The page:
Is it safe in pregnancy?

No study has detected any risk to receiving the vaccine while pregnant, and in fact the NHS recommends that pregnant women receive the vaccine. 

Are there any side effects to the flu vaccine?

You may see some bruising or feel stiffness in your muscle where you’ve been injected. People also sometimes report mild fever or joint pain after receiving a vaccination, but these side effects are much less serious than flu symptoms. 

It’s impossible to get flu from the flu jab because the vaccine doesn’t contain live viruses.

What are the benefits to you?

If you are over 65 or have an underlying health condition, getting the flu vaccine significantly reduces your chances of contracting a disease that could send you to hospital or kill you. It’s a no-brainer to get it.  

If you work in a frontline health or care role, it’s also important that you get the flu vaccine. We know having flu and Covid-19 at the same time is likely to be dangerous. Now more than ever, it is vital to get protected.  

What are the benefits to patients and residents?

We have all seen the recent devastating effects of Covid-19 outbreaks in care homes, and flu is no different. Elderly and vulnerable residents are particularly at risk in an outbreak.  Health and care workers can significantly decrease the chance of bringing flu into a care home by getting vaccinated.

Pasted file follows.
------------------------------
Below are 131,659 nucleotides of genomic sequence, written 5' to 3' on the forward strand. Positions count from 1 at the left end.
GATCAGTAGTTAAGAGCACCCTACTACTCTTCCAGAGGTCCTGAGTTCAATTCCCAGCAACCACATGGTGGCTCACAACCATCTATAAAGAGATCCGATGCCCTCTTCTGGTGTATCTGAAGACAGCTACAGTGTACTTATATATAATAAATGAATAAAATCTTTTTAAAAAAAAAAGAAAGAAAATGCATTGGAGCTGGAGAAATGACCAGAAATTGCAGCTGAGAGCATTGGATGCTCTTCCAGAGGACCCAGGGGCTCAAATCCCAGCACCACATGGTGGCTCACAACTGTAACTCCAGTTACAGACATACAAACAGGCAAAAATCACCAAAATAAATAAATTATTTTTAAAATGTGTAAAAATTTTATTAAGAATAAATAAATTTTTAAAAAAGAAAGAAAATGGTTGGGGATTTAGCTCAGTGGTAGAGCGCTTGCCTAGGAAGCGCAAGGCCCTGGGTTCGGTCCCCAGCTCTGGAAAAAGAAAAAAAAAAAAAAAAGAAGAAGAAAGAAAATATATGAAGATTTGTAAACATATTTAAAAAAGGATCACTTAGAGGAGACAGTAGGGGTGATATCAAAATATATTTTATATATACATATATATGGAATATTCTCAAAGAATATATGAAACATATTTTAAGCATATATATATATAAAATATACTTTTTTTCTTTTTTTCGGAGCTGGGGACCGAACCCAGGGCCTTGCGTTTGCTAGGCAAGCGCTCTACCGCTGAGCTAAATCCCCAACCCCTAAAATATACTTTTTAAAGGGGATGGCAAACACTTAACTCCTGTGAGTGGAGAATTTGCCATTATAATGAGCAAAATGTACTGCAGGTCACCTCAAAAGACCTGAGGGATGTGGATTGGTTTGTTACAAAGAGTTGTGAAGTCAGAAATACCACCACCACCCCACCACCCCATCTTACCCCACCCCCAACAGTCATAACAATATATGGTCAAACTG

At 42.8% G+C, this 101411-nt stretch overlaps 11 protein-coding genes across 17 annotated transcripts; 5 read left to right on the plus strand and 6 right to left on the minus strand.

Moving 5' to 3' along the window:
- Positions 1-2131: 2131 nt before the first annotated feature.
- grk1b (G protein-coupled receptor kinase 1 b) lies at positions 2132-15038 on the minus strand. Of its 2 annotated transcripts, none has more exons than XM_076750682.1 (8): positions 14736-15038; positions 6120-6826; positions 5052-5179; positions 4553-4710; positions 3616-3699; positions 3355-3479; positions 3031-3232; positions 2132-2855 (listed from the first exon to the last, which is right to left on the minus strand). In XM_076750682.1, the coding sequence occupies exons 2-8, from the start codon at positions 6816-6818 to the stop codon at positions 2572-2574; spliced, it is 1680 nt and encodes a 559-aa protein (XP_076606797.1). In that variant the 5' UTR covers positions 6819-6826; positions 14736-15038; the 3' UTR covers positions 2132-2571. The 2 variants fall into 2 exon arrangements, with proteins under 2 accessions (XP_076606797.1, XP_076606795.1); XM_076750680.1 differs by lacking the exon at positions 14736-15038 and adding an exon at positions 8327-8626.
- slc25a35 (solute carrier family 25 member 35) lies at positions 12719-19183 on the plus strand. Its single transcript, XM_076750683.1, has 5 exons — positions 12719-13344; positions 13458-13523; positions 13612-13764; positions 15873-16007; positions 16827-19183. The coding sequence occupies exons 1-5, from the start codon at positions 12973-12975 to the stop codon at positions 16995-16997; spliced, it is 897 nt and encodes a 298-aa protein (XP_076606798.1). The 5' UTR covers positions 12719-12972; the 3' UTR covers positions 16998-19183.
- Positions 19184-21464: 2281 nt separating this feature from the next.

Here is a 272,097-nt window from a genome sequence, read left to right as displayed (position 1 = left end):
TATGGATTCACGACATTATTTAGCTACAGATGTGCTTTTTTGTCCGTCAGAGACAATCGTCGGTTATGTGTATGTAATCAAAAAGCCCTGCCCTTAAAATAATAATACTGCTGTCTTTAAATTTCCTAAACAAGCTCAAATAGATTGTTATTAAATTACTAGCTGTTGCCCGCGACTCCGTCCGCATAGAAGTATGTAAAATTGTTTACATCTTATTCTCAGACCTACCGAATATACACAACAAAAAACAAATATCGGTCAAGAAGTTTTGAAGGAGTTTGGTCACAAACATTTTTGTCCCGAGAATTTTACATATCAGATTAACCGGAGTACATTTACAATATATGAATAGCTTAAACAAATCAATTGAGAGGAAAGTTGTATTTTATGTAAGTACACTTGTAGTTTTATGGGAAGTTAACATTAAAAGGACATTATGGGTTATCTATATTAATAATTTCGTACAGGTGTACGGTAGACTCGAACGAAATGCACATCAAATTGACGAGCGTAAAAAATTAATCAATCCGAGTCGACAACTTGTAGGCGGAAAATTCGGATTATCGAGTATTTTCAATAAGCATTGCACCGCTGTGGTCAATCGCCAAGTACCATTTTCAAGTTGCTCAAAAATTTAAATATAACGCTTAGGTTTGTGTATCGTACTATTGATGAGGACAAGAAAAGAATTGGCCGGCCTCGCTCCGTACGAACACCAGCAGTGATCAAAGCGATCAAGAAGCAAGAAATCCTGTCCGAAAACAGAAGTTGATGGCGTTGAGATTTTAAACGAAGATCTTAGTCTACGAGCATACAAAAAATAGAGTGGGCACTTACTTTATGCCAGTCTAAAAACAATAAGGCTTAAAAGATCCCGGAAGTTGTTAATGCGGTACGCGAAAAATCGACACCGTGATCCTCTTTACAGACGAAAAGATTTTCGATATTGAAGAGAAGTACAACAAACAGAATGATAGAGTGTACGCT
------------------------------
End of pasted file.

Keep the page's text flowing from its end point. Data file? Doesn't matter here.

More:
How long does the flu vaccine last?

Seasonal flu viruses mutate quickly. There is often a difference in strains that occur between one year and the next, and vaccines are made to specifically target strains that are currently in the population. If you had a flu vaccine last year, it will likely offer you little protection this season. That’s why it’s important to get vaccinated every year, to stay protected.

When should I get the flu vaccine?

In the UK, the flu season typically runs between October and March with the peak coming in the December to March period. It is recommended to get the flu vaccine before October as this will help limit outbreaks occurring.  

Who is eligible for the free flu vaccine?

The NHS has extended its free vaccine coverage in light of the Covid-19 pandemic.

It recommends you have the flu vaccine if you: 

  • Are a frontline health or care worker.
  • Are 50 years old or over.
  • Are pregnant.
  • Have certain medical conditions (more information here).
  • Are living in a long-stay residential care home or another long-stay care facility.
  • Receive a carer's allowance, or you're the main carer for an elderly or disabled person whose welfare may be at risk if you fall ill.
  • Live with someone who's at high risk of coronavirus (formerly on the NHS shielded patient list) or you expect to be with them on most days over winter.

Children over six months with a long-term health condition are also eligible, as well as those aged two and three, and those in all school years up to and including year seven.

If you fall outside of these groups, it’s still important to get vaccinated and help limit the spread of infection.

Need any help?

If you’re a Florence nurse or carer with questions about getting the flu vaccine, please get in touch — we’ll be happy to help you find out where to go locally. Simply call us on 020 3911 2555 or email us at